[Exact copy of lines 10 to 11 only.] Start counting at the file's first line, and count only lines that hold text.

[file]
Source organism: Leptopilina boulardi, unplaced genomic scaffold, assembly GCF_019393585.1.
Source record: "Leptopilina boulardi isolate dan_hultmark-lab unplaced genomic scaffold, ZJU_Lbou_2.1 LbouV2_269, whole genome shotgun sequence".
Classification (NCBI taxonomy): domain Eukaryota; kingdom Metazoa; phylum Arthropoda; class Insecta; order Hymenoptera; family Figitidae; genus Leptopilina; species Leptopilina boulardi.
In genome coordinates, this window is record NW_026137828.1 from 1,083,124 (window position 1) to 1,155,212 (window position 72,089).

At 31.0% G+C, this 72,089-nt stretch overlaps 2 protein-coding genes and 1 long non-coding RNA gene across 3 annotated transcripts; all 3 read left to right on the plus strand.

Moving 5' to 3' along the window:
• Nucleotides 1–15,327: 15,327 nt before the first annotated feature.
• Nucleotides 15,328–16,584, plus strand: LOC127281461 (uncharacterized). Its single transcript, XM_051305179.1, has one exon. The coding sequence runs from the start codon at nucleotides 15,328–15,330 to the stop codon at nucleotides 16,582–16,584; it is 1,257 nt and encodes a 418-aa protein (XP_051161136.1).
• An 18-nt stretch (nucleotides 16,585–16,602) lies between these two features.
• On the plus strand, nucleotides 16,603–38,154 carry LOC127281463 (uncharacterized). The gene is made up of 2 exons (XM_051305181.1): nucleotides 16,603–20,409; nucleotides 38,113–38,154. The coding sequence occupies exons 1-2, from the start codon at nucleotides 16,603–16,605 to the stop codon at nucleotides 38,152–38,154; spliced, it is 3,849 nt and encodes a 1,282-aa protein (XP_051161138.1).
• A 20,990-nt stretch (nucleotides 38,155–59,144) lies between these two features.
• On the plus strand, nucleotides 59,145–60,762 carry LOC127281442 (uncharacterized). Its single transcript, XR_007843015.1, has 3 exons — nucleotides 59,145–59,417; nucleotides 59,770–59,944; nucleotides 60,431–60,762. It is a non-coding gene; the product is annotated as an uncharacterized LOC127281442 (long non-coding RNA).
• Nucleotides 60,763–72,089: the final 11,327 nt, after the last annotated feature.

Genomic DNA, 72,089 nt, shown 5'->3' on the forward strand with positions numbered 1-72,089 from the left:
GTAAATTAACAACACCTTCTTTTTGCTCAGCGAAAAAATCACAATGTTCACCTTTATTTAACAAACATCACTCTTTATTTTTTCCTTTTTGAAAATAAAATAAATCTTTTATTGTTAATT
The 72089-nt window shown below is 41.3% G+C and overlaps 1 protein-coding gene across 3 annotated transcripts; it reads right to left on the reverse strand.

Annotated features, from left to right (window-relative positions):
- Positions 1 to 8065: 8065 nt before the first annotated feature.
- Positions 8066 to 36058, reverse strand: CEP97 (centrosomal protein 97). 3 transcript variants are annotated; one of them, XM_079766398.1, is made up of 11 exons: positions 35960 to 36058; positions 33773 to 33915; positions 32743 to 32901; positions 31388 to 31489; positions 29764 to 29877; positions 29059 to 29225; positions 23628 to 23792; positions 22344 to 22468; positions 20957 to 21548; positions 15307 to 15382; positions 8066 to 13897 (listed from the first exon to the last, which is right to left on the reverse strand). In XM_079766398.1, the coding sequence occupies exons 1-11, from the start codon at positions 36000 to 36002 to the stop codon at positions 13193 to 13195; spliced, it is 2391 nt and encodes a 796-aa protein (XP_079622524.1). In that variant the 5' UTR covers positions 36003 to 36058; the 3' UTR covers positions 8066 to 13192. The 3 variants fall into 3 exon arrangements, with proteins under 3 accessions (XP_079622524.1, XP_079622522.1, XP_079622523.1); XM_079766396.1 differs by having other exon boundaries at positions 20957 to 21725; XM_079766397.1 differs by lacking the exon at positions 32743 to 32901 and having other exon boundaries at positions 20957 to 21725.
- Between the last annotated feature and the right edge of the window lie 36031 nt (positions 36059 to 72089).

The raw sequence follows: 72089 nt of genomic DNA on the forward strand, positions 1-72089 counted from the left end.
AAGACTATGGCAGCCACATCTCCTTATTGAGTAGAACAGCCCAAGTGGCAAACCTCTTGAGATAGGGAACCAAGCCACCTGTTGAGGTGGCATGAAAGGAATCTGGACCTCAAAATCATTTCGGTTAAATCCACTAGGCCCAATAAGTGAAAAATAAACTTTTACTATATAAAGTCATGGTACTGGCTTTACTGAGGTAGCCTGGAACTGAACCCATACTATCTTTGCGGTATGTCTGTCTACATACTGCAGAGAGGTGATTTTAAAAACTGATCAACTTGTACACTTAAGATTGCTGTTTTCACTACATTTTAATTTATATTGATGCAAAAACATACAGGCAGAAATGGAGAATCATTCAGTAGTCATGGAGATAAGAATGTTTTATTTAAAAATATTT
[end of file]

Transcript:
• On the plus strand, nucleotides 16,603–38,154 carry LOC127281463 (uncharacterized). The gene is made up of 2 exons (XM_051305181.1): nucleotides 16,603–20,409; nucleotides 38,113–38,154. The coding sequence occupies exons 1-2, from the start codon at nucleotides 16,603–16,605 to the stop codon at nucleotides 38,152–38,154; spliced, it is 3,849 nt and encodes a 1,282-aa protein (XP_051161138.1).
• A 20,990-nt stretch (nucleotides 38,155–59,144) lies between these two features.